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More than half of emergency nurses assaulted or threatened in past 30 days


The Emergency Nurses Association released a survey that sheds more insight on the violent and volatile situations nurses routinely encounter.

The majority of nurses in emergency departments say they have been physically assaulted or threatened.

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The majority of emergency nurses say they've been assaulted or threatened with violence in the past 30 days, according to a new survey.

To be clear, they aren’t talking about their entire careers. Most emergency nurses say they’ve been attacked or encountered aggressive behavior in the previous month.

More than half (56%) of emergency nurses said they were attacked or threatened with violence in the past 30 days, according to a new survey released Thursday by the Emergency Nurses Association.

Nurses said they were kicked, slapped and punched. Others said they were head-butted, stabbed with a pencil or hit with thrown objects.

One nurse said a patient threatened to “cut my throat,” according to the survey. The patient also threatened to find out where the nurse lived.

About 1 in 10 of the emergency nurses surveyed said they were thinking of leaving nursing due to the ongoing violence they were encountering. The association surveyed nearly 500 emergency nurses between Feb. 11 and March 11.

Chris Dellinger, president of the Emergency Nurses Association, said the voices of nurses who have been assaulted need to be heard.

“The violence and incivility against emergency nurses and their emergency care team partners – who are in the ED around-the-clock, every day, ready to care for anyone who enters – is unacceptable,” Dellinger said in a statement.

Dellinger and other nursing leaders traveled to Washington to meet with congressional staffers last month to draw more attention to the need to curb violence in healthcare. They also are pushing Congress to pass legislation that would offer more federal protections, including tougher penalties for those who assault healthcare workers.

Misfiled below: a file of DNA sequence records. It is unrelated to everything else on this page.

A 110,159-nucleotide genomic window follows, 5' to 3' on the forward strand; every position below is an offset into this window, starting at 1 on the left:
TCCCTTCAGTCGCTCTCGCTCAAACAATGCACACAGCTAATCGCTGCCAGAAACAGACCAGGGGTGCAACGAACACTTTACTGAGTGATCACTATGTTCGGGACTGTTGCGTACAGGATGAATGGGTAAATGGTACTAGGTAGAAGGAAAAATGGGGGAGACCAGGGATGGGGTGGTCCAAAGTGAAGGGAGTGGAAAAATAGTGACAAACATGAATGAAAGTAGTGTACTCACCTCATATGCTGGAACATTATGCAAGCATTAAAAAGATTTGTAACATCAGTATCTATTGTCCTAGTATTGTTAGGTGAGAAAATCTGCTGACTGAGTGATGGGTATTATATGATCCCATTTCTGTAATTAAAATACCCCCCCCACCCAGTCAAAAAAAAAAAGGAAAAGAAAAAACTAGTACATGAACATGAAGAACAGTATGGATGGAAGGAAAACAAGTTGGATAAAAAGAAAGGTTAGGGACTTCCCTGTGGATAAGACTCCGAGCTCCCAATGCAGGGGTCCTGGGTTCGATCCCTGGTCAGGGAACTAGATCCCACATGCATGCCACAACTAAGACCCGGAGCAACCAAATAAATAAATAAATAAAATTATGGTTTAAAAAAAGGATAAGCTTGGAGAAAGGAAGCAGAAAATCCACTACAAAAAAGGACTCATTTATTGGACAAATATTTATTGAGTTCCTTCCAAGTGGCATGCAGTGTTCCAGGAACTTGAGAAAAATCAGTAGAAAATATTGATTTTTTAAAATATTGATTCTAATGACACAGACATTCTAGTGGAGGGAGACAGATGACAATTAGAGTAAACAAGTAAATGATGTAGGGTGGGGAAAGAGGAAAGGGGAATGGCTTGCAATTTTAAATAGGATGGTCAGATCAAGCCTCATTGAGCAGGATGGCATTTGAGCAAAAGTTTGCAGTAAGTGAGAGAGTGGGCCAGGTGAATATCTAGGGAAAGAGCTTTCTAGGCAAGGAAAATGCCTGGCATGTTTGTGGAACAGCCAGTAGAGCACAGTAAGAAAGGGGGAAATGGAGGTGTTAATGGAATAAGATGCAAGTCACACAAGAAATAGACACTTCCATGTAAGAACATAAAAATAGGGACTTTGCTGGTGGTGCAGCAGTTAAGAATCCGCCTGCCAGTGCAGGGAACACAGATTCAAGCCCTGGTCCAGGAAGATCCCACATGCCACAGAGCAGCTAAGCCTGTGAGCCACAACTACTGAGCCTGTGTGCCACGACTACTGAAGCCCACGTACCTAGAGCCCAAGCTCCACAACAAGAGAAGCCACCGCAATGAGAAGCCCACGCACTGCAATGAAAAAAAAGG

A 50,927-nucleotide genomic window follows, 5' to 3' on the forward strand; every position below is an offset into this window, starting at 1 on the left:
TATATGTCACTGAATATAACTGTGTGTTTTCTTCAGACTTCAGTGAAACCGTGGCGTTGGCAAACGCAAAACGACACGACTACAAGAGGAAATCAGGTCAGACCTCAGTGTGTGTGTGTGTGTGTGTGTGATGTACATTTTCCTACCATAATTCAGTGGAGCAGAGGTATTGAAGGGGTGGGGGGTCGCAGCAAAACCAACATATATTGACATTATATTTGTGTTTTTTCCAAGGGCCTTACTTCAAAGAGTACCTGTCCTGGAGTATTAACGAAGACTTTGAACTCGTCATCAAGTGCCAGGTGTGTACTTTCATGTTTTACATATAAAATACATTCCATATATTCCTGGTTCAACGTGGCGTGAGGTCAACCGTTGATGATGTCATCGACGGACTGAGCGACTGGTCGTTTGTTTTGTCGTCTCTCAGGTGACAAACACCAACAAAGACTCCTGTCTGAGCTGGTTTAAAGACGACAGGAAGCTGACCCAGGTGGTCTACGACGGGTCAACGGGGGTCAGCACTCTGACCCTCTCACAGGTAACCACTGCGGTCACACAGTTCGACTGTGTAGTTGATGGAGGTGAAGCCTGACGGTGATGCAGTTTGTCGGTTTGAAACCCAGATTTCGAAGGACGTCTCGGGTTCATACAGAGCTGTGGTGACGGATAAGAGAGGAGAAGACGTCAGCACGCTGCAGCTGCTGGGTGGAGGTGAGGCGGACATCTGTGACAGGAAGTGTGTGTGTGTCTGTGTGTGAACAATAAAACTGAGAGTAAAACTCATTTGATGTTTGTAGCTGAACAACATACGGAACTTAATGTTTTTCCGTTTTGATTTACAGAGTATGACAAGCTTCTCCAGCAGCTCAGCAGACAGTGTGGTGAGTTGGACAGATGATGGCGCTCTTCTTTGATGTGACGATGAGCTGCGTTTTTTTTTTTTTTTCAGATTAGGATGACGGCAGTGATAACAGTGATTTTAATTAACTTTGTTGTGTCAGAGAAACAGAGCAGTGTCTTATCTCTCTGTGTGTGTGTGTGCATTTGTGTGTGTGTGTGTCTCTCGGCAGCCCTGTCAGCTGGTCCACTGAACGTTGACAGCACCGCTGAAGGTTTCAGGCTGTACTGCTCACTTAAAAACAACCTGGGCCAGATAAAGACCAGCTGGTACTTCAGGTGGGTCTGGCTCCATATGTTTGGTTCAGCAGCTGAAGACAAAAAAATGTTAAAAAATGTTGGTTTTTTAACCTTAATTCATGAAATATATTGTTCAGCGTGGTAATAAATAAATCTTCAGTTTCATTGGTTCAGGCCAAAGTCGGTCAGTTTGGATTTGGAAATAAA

At the March briefing, Dellinger said violence was a rarity when she began her career in emergency nursing.

“As the years have gone on, and as the pandemic has ensued, we have actually seen an increase in violence,” Dellinger said. “I have been hit. I have been slapped. I have been kicked. I've had a computer thrown at me. I've been verbally assaulted. Verbal assault happens pretty much every day, in every shift. And our members of our association, we hear about violence every single day.”

The Emergency Nurses Association and other nursing organizations are striving to correct the perception that nurses and other healthcare leaders should simply tolerate assaults and aggressive behavior as part of the job. The group is also speaking out as the National Institutes of Health has recognized April as Workplace Violence Prevention Awareness Month.

Nursing and hospital leaders have decried the rising violence in hospitals in recent years. Terry Foster, the former president of the Emergency Nurses Association, told Chief Healthcare Executive® in an interview last summer that he couldn’t recall seeing violence at this level in his career, which spans more than four decades.

“Violence in the emergency department for nurses is a tremendous problem,” Foster said last August. “It's something that I've never seen before at this level.

Rick Pollack, president and CEO of the American Hospital Association, said passing legislation to improve protections for healthcare workers is a top priority.

At the Hospital + Healthcare Association of Pennsylvania Leadership Summit this week, Pollack reiterated the importance of enacting legislation, which would provide protections for healthcare workers similar to those for airline workers. Pollack noted the wide attention given to assaults of airline employees, while attacks on nurses and doctors get little recognition.

When airline employees are assaulted “it makes national news, and that happens every day in our organizations, unfortunately,” Pollack said at the summit Wednesday.

U.S. Rep. Madeleine Dean, D-Pa., is the lead sponsor of the House bill, which is co-sponsored by U.S. Larry Bucshon, R-Ind. U.S. Sens. U.S. Sens. Joe Manchin, D-W. Va., and Marco Rubio, R-Fla., have sponsored a bill in the Senate.

“We want to get traction on this legislation,” Pollack said.

Jennifer Mensik Kennedy, president of the American Nurses Association, has also called for greater protections for nurses and other healthcare professionals.

She also called on healthcare organizations to do more to protect their workers.

“In many health care settings nurses are still experiencing violence at alarming rates,” Mensik Kennedy said in a statement last month. “Too many of my fellow nurses’ lives have already been lost to workplace violence. We need to act now to break the deadly cycle of violence against health care professionals.”

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